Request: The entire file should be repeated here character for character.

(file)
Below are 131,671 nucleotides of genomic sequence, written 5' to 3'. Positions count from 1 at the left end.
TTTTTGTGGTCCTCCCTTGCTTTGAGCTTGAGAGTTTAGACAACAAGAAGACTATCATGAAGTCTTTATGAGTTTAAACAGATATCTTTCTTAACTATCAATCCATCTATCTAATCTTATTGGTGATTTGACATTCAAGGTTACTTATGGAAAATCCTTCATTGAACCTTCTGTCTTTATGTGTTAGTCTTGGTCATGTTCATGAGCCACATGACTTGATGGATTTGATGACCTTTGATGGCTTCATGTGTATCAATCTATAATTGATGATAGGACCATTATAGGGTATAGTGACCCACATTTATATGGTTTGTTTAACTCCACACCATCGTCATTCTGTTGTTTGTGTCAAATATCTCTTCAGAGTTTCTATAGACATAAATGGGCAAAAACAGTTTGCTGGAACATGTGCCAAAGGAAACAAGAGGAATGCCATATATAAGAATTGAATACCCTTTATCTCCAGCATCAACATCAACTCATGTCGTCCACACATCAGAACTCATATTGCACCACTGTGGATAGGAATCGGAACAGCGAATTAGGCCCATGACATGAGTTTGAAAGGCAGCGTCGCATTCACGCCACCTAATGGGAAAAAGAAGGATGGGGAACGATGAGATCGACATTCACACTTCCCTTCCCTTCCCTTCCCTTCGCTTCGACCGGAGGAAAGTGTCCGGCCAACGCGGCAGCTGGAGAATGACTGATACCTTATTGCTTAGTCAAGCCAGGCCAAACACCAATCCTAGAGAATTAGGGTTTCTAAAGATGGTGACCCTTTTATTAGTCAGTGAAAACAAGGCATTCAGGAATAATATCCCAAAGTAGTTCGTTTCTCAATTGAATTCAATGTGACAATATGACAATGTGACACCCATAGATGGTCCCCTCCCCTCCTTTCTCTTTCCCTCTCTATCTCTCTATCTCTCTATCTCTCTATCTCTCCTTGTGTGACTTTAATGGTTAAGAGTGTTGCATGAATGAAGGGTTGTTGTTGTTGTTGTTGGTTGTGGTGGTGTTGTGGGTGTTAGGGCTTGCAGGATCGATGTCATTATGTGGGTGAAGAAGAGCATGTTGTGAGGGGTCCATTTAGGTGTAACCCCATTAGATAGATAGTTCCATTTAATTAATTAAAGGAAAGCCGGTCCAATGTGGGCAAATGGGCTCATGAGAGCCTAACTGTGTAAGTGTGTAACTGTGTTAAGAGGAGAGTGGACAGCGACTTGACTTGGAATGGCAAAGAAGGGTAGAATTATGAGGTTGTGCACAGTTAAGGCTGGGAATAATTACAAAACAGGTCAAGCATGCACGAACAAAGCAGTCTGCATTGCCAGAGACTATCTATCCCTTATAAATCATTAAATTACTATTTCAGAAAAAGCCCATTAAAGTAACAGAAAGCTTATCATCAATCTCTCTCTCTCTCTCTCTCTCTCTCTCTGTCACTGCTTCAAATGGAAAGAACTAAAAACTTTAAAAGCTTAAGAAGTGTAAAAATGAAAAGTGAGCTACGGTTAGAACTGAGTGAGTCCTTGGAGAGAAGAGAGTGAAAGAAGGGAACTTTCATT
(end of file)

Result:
Below are 131,671 nucleotides of genomic sequence, written 5' to 3'. Positions count from 1 at the left end.
TTTTTGTGGTCCTCCCTTGCTTTGAGCTTGAGAGTTTAGACAACAAGAAGACTATCATGAAGTCTTTATGAGTTTAAACAGATATCTTTCTTAACTATCAATCCATCTATCTAATCTTATTGGTGATTTGACATTCAAGGTTACTTATGGAAAATCCTTCATTGAACCTTCTGTCTTTATGTGTTAGTCTTGGTCATGTTCATGAGCCACATGACTTGATGGATTTGATGACCTTTGATGGCTTCATGTGTATCAATCTATAATTGATGATAGGACCATTATAGGGTATAGTGACCCACATTTATATGGTTTGTTTAACTCCACACCATCGTCATTCTGTTGTTTGTGTCAAATATCTCTTCAGAGTTTCTATAGACATAAATGGGCAAAAACAGTTTGCTGGAACATGTGCCAAAGGAAACAAGAGGAATGCCATATATAAGAATTGAATACCCTTTATCTCCAGCATCAACATCAACTCATGTCGTCCACACATCAGAACTCATATTGCACCACTGTGGATAGGAATCGGAACAGCGAATTAGGCCCATGACATGAGTTTGAAAGGCAGCGTCGCATTCACGCCACCTAATGGGAAAAAGAAGGATGGGGAACGATGAGATCGACATTCACACTTCCCTTCCCTTCCCTTCCCTTCGCTTCGACCGGAGGAAAGTGTCCGGCCAACGCGGCAGCTGGAGAATGACTGATACCTTATTGCTTAGTCAAGCCAGGCCAAACACCAATCCTAGAGAATTAGGGTTTCTAAAGATGGTGACCCTTTTATTAGTCAGTGAAAACAAGGCATTCAGGAATAATATCCCAAAGTAGTTCGTTTCTCAATTGAATTCAATGTGACAATATGACAATGTGACACCCATAGATGGTCCCCTCCCCTCCTTTCTCTTTCCCTCTCTATCTCTCTATCTCTCTATCTCTCTATCTCTCCTTGTGTGACTTTAATGGTTAAGAGTGTTGCATGAATGAAGGGTTGTTGTTGTTGTTGTTGGTTGTGGTGGTGTTGTGGGTGTTAGGGCTTGCAGGATCGATGTCATTATGTGGGTGAAGAAGAGCATGTTGTGAGGGGTCCATTTAGGTGTAACCCCATTAGATAGATAGTTCCATTTAATTAATTAAAGGAAAGCCGGTCCAATGTGGGCAAATGGGCTCATGAGAGCCTAACTGTGTAAGTGTGTAACTGTGTTAAGAGGAGAGTGGACAGCGACTTGACTTGGAATGGCAAAGAAGGGTAGAATTATGAGGTTGTGCACAGTTAAGGCTGGGAATAATTACAAAACAGGTCAAGCATGCACGAACAAAGCAGTCTGCATTGCCAGAGACTATCTATCCCTTATAAATCATTAAATTACTATTTCAGAAAAAGCCCATTAAAGTAACAGAAAGCTTATCATCAATCTCTCTCTCTCTCTCTCTCTCTCTCTCTGTCACTGCTTCAAATGGAAAGAACTAAAAACTTTAAAAGCTTAAGAAGTGTAAAAATGAAAAGTGAGCTACGGTTAGAACTGAGTGAGTCCTTGGAGAGAAGAGAGTGAAAGAAGGGAACTTTCATT